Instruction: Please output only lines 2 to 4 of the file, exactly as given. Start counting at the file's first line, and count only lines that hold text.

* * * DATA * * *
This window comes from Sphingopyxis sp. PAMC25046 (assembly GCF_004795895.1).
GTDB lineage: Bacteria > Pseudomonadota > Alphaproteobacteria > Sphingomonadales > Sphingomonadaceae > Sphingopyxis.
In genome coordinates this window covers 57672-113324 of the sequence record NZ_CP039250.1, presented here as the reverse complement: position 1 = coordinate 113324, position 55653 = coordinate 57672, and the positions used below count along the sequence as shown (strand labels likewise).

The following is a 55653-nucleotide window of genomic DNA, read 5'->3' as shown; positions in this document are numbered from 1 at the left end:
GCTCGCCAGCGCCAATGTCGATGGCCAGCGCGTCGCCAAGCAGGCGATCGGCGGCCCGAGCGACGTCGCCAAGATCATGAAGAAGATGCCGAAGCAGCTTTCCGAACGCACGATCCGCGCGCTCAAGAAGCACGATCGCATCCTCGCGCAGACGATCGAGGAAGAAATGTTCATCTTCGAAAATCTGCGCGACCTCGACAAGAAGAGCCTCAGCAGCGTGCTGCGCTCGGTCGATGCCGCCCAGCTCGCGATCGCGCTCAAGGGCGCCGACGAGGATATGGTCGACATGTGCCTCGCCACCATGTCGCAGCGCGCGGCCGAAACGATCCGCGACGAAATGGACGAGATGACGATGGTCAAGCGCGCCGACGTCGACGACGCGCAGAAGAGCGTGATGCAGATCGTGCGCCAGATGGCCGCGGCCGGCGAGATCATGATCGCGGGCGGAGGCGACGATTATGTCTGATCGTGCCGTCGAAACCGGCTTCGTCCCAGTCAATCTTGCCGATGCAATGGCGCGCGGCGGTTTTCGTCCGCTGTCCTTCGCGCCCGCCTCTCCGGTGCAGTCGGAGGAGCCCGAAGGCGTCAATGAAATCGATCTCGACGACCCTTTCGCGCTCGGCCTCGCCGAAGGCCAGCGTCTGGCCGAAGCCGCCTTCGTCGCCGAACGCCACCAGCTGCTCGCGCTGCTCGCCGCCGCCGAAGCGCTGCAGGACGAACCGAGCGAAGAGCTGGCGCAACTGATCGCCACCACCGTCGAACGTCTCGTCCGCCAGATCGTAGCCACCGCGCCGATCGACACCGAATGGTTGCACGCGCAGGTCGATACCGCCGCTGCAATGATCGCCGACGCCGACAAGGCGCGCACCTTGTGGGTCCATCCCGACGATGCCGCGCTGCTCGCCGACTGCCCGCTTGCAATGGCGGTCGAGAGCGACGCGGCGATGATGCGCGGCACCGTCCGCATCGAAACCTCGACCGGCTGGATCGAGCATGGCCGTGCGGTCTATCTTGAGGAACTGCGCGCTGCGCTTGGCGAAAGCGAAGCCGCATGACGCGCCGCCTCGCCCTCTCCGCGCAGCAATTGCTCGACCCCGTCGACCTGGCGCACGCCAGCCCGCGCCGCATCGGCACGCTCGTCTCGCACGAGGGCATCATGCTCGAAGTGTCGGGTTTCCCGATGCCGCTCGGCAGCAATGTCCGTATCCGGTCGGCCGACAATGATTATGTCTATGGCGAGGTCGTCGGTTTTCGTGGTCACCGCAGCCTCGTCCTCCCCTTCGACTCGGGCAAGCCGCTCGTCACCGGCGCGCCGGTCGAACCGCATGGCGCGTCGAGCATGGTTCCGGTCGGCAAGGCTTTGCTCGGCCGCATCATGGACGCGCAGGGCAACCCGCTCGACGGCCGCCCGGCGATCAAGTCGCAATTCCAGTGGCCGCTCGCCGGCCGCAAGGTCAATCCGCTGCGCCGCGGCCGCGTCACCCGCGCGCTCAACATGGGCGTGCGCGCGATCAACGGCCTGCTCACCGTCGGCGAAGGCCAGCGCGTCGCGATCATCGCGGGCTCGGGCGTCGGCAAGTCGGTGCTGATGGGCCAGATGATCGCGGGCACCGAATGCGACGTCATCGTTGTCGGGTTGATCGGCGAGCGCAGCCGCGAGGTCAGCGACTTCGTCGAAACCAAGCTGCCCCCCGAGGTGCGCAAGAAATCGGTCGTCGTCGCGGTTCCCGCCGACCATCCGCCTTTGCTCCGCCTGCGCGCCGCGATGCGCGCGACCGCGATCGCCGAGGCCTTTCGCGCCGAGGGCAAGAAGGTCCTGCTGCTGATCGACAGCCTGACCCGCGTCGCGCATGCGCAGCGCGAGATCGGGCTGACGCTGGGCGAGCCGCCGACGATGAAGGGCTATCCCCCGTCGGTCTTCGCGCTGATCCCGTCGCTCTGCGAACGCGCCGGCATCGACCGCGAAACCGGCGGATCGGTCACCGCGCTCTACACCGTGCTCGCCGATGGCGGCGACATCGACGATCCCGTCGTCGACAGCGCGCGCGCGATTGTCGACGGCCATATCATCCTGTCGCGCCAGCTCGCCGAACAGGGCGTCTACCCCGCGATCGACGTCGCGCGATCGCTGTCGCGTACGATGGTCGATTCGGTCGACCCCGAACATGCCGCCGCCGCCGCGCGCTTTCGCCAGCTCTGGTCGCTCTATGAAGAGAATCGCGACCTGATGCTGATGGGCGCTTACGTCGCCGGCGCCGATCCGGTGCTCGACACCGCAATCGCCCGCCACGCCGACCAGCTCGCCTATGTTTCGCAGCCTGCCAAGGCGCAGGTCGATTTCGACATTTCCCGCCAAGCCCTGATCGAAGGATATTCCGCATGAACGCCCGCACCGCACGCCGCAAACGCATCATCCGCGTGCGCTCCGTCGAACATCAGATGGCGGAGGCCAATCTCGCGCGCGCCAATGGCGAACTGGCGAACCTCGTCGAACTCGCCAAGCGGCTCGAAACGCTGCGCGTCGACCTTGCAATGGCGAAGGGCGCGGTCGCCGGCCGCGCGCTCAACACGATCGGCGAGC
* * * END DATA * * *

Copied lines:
GTDB lineage: Bacteria > Pseudomonadota > Alphaproteobacteria > Sphingomonadales > Sphingomonadaceae > Sphingopyxis.
In genome coordinates this window covers 57672-113324 of the sequence record NZ_CP039250.1, presented here as the reverse complement: position 1 = coordinate 113324, position 55653 = coordinate 57672, and the positions used below count along the sequence as shown (strand labels likewise).

The following is a 55653-nucleotide window of genomic DNA, read 5'->3' as shown; positions in this document are numbered from 1 at the left end: